COPENHAGEN, March 30 (BSS/AFP) - Eurozone nations are set to lash today over boosting the zone's "firewall" against its debt risis, as Spain's fiscal woes stokes fears that the bloc could et be pitched into a new emergency.
Under huge international pressure, finance ministers from he 17-nation currency zone gather for a two-day meeting in openhagen to consider ways to bolster defences against a esurgence of the worst economic crisis in the bloc's history.
Ministers agree that the firewall needs to be strengthened rom the current maximum lending capacity of 500 billion euros $665 billion) which the eurozone permanent bailout pot, the ESM, will have when it comes into force in July.
But member countries are divided over how much more money should be laid aside, with France and the European Commission eyeing near to a trillion euros in funds while Germany, Europe's top economy and paymaster, remains much more cautious.
According to well-placed European sources, there are three main options on the table.
These alternatives would boost the headline figure by anywhere between 700 billion and 940 billion euros but will likely also include money already pledged to debt-wracked countries such as Greece, Ireland and Portugal.
Eurozone officials, seeking a compromise, are proposing a formula that would give the bloc 940 billion euros for one year, sources close to the negotiations have told AFP.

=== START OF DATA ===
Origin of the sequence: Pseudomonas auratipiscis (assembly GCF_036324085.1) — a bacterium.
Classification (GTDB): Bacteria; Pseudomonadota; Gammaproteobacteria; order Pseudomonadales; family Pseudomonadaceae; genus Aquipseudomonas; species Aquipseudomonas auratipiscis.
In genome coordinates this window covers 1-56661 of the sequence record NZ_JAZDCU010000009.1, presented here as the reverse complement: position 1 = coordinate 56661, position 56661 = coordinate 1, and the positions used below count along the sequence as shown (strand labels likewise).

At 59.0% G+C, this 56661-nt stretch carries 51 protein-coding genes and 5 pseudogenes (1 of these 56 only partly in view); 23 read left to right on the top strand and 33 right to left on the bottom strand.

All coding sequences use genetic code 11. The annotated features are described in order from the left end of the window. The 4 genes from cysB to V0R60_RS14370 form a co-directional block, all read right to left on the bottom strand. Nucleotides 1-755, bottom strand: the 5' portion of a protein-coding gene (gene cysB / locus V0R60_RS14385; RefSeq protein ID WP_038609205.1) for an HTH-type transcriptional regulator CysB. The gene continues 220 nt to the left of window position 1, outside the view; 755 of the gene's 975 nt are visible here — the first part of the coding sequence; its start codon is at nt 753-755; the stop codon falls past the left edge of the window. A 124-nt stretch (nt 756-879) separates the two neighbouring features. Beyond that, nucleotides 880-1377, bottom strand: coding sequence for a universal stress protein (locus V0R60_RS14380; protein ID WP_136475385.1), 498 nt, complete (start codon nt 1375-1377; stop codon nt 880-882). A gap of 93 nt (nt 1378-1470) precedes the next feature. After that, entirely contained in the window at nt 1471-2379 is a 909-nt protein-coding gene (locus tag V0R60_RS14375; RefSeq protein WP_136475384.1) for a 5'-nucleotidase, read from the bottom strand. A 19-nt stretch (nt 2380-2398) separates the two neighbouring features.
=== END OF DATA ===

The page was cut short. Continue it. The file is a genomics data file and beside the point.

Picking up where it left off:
The fund would be reviewed in the summer of 2013, and "if there is no need to keep this system, we would return to around 700 billion euros," one of the sources said.
Meanwhile, Europe's partners from Washington to Tokyo and including groups such as the International Monetary Fund want to see the bloc ring- fenced as effectively as possible against a new crisis that would affect the whole world.
The Organisation for Economic Cooperation and Development (OECD) set the cat among the pigeons earlier this week by calling for a one-trillion-euro pot, which OECD head Angel Gurria calls "the mother of all firewalls."
And leading and emerging nations of the group of 20 (G20) have said they will only consider lending more to the IMF to combat the eurozone crisis if the bloc first stumps up enough cash to tackle their own problems.
Members of the IMF will meet in late April to consider a request to boost the body's lending capacity by $500 billion in case it is needed to bail out another eurozone country.
The eurozone meeting in Copenhagen comes amid violent turmoil in Spain as the government prepared to unveil more austerity measures to tackle a spiralling budget deficit in the face of a general strike.
Hundreds of thousands of protesters swamped Spain's streets on Thursday to back a general strike, marred by clashes in Barcelona.
Spanish borrowing costs have risen in recent weeks after Madrid admitted it had missed its 2011 deficit target of 6.0 percent of gross domestic product, reporting 8.5 percent instead.
Another thorny issue facing the ministers is to reach agreement on a raft of top EU appointments, likely to result in a difficult session of horse-trading.
The Eurogroup of eurozone finance ministers must find a replacement for its current head, Luxembourg's prime minister Jean-Claude Juncker, as well as a new member for the six-person executive board of the European Central Bank.
Current German Finance Minister Wolfgang Schaeuble is one possible candidate to replace Juncker but may run into resistance from some countries due to his hardline stance on deficits and austerity.
The current head of the central bank of Luxembourg, Yves Mersch, is seen as the favourite to clinch the ECB job.
However, a decision on the new Eurogroup head is unlikely at the Copenhagen meeting, with French Finance Minister Francois Baroin saying Paris would rather wait for the results of the French elections, on May 6.